To complete the proof, observe that the characteristic vector of can be expressed in the form

However, since , this means that we have expressed the characteristic vector of as an affine combination of the characteristic vectors of the (maximal) stars of . Since for all , this implies that , contrary to the fact that is an equistarable weight function of and is not a star. This shows that the Petersen graph is not equistarable.

## 4Equistarable bipartite graphs

When restricted to complements of line graphs of triangle-free graphs of minimum degree at least , Orlin’s conjecture can be rephrased in terms of equistarable graphs as follows: every connected component of an equistarable triangle-free graph of minimum degree at least is -extendable. As the graph in Figure 1 shows, this is not the case. The work [13] left open the validity of Orlin’s conjecture for the class of complements of line graphs of bipartite graphs, and more generally for the class of perfect graphs. In this section, we prove that Orlin’s conjecture holds for complements of line graphs of bipartite graphs (note that these graphs are perfect), using the notions of - and -internal extendability (see Definition ?). In particular, we show that in the case of bipartite graphs, the classes of graphs in which each connected component is either a star or -internally extendable, strongly equistarable graphs, and equistarable graphs, all coincide (cf. Table ?).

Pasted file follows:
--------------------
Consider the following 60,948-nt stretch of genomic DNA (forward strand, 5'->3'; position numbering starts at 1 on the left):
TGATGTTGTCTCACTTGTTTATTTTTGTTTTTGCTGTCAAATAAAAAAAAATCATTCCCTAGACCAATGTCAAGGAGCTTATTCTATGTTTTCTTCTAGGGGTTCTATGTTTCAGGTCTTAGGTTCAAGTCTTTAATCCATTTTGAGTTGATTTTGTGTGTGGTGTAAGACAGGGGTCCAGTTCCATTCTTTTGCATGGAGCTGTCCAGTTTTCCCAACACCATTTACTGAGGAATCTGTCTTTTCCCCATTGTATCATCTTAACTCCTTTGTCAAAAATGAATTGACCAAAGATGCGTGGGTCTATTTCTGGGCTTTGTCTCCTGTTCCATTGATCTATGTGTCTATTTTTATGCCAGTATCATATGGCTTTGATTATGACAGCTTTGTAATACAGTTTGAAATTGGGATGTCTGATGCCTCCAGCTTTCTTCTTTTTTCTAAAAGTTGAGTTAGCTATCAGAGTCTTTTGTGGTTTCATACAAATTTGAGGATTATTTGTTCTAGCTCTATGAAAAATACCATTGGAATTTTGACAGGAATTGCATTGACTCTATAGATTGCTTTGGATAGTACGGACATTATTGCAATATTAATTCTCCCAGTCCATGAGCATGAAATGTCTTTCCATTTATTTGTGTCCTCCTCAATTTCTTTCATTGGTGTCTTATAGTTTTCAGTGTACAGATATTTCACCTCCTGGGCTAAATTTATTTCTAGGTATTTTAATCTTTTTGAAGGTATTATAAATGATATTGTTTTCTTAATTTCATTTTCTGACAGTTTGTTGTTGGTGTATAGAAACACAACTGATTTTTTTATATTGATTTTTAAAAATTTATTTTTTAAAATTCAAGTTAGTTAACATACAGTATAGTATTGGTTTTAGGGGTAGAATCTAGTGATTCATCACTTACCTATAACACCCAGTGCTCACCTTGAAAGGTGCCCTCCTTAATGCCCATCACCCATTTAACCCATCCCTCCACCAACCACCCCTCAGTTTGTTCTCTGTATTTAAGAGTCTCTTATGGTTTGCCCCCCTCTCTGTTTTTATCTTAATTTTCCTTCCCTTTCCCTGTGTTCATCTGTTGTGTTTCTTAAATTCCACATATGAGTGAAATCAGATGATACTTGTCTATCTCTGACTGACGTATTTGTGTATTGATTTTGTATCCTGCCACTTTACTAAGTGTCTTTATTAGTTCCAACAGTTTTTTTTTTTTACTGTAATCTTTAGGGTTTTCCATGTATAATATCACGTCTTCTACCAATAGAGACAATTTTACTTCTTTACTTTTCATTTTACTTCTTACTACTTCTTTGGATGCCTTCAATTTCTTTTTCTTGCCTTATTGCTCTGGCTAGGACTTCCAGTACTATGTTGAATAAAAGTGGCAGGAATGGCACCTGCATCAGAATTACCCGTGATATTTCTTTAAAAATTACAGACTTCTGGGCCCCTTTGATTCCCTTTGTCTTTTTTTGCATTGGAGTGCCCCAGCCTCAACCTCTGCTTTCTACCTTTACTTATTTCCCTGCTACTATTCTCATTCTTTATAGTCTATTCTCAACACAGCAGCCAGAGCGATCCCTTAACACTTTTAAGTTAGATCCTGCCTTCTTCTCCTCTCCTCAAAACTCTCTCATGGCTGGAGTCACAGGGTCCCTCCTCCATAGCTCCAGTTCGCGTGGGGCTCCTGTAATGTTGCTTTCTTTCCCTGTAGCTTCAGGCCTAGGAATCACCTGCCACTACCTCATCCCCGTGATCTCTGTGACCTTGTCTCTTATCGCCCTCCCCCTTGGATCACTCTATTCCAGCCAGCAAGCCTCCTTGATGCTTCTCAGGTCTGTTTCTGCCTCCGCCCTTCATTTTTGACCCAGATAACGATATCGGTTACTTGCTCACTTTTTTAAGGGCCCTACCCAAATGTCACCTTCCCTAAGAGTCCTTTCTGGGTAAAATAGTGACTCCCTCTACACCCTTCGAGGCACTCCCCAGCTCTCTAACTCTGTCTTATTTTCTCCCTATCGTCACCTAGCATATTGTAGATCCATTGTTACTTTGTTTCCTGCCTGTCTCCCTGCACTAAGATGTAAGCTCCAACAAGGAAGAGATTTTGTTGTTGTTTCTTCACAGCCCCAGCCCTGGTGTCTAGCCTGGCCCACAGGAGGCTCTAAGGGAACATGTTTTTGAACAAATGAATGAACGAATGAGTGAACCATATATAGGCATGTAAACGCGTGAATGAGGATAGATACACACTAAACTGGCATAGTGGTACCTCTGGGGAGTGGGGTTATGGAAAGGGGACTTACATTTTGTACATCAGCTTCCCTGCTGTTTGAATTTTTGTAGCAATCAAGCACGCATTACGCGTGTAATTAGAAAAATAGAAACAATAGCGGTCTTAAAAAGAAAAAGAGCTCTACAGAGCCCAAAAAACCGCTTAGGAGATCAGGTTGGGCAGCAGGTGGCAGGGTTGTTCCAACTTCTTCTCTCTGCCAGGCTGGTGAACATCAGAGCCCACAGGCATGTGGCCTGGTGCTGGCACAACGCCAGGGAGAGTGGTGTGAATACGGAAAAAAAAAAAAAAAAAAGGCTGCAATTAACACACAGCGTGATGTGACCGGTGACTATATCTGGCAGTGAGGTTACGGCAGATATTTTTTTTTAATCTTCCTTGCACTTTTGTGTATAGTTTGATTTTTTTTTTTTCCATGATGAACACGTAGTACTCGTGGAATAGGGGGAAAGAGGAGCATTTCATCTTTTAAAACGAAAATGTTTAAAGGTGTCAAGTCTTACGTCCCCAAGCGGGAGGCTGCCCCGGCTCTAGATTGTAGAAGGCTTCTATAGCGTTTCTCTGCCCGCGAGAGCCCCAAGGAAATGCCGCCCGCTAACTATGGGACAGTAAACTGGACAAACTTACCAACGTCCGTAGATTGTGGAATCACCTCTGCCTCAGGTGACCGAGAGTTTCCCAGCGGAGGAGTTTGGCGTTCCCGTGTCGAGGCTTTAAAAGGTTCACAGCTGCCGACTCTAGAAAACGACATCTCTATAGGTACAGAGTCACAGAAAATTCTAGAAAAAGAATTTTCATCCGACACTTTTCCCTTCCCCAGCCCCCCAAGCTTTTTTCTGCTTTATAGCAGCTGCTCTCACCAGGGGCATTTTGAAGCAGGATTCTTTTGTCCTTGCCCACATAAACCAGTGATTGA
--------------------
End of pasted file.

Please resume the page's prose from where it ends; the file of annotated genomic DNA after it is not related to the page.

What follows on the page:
We offer two proofs of this lemma. Our first proof is based on the classical Birkhoff-von Neumann theorem on doubly stochastic matrices.

Fix a bipartition of , and an equistarable weight function . Since , every star is maximal. It follows that . Let , and let be the matrix with rows are indexed over , and columns indexed over defined by

For every , we have , and similarly for all . Since only has non-negative entries, it is doubly stochastic. By the Birkhoff-von Neumann theorem, can be written as a convex combination of permutation matrices, say where for all and .

To show that is -extendable, we need to argue that every edge is contained in a perfect matching. Note that (since otherwise would be a set of edges of unit -weight not equal to a star). Consequently, , so there exists some such that and . We claim that is a perfect matching in . To see this, it suffices to show that . But this follows from the fact that implies . We conclude that is -extendable.

Our second proof of Lemma ? is derived using the following characterization of -extendable bipartite graphs.